On March 3rd in Japan, Hinamatsuri is celebrated. Hinamatsuri is Girls’ Day, also called Dolls Day. Originally in Hinamatsuri practice, the Hina dolls were used to protect the girls from bad luck. Each girl would place a straw Hina doll upon a small wooden boat and these dolls would take away the evil spirits and troubles. These dolls on wooden boats would flow out sea, and if these wooden boats or dolls were found by fishermen or those out at sea, the small wooden boats and dolls would be brought back to a shrine and burned to void the bad luck, or evil spirits. This doll floating practice was called Hinanahashi, or doll floating came to Japan through the influences of the ancient Chinese practice obtained from the heavy Chinese influence in Japan during the Heian period.
Hinanahashi evolved into Hinamatsuri during the Heian period, which is from 794 to 1185, in Japan. As dolls became more elaborate and richly decorated, these dolls began to become displayed in houses during the Edo period, 1603 and 1868 in the history of Japan.
An elaborate doll display custom evolved into seven tiers. All tiers are lined with a red cloth. The top tier would display the Empress and Emperor, each having a gold screen and a possible light display beside each.
The second tier would contain three court ladies with sake serving equipment, and tables with seasonal treats.
The third tier contains five male musicians, one musician with taiko drum, one musician with larger drum,
Ōtsuzumi, another standing musician with a hand drum, Kotsuzumistan,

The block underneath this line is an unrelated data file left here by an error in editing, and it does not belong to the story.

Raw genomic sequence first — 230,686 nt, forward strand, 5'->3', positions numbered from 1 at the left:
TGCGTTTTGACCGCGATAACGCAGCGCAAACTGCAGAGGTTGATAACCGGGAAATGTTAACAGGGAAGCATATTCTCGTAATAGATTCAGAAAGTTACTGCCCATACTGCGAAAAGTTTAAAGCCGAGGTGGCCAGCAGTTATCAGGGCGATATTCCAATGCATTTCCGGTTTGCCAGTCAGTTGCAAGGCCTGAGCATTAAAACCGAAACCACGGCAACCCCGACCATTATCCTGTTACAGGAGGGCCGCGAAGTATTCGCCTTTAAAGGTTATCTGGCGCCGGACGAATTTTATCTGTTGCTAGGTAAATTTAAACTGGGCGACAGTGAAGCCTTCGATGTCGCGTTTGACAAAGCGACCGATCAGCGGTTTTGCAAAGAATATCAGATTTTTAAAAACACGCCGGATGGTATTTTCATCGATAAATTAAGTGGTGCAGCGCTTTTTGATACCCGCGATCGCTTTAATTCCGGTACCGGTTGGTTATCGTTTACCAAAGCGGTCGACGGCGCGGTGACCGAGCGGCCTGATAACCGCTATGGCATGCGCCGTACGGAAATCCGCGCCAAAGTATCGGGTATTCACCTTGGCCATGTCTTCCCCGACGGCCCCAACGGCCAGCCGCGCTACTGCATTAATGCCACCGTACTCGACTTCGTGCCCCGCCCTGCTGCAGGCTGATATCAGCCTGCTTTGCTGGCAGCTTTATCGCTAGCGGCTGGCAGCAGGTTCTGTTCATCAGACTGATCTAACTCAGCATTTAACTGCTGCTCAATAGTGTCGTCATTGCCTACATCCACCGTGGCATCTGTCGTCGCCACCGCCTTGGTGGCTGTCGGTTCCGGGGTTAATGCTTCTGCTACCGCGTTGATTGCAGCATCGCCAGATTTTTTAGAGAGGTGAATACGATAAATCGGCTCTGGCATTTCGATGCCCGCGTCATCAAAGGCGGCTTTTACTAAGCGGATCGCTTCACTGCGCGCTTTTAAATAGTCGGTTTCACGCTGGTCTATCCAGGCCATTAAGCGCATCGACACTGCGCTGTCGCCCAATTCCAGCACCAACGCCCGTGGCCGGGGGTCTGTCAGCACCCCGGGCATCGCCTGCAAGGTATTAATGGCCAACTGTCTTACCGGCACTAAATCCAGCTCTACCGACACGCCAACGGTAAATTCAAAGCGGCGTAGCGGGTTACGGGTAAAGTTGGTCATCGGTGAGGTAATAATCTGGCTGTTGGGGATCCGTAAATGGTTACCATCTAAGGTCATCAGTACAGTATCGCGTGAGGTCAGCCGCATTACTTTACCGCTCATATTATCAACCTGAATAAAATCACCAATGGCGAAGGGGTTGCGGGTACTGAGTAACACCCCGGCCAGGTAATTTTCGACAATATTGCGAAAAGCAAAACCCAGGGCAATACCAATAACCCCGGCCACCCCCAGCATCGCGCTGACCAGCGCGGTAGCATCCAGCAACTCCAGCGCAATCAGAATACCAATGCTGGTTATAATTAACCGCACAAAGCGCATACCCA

another musician seated with a flute, and a fifth musician, the singer, standing with folding fan.
The fourth tier, would contain two ministers, and often a table would be placed in the middle of the ministers. Rice cakes are often presented on these center tables. On the outer left a cherry blossom tree would often be present, and on the outer right a mandarin tree would preside.
The fifth tier often held three Samuris, to protect the Emperor and Empress.
The sixth and seventh tiers often contained furniture, tools, carriages drawn by ox, and flower cart replicas.
Today because Japanese homes as often small, and these elaborate dolls take up a lot of space to carefully store and protect from the humid summer moisture in Japan, most families with girls often have and display the simple set of the top tier of the Emperor and Empress prototype doll. Some families display the top five tiers, and rarely do families display all seven tiers unless it is a miniature display.
These Hina dolls are displayed from from once Setsubun is over, till the 4th of March. Auspicious beliefs in Japan still hold that these Hina dolls left out too long after Hinamatsuri will bring bad luck upon the girls in the household, and prolong the time before they are married. Still today, most families quickly take down their Hina doll displays on March 4th, and then store them until the following February to keep this bad luck at bay.
During the time leading up to Hinamatsuri and on the specific observance of Hinamatsuri on March 3rd, several traditional foods and drinks are eaten.
Hishimochi, a special rectangular shaped rice cake (some are round instead) of layers of green, white, and pink or red on top. White represents snow and its cleansing effects. The green is believed to restore and improve ones blood. The pink or red is symbolic of the beauty of the plum blossoms.
Shirozake is a sweet fermented rice sake, traditionally drank during Hinamatsuri.
Sweet or savory colored crackers of yellow, green, pink and white called hinaarare are eaten as snacks. These colors also have meaning; yellow represents the coming autumn, green the color of the spring leaves, pink of the plum blossoms and spring, and white of that winters cleansing snow.
A clam soup called ushiojiro, containing opened cooked clams still in their shell in a salt broth, is traditionally eaten during Hinamatsuri. These clam shells represent the perfect and peaceful unity of marriage of two people originally connected as are these clam shells.
Many signs and special displays can be observed in grocery stores and stores during the month before Hinamatsuri.
Hinamatsuri is a special day in Japan for girls’ and their families to celebrate their life and connections in their family and community.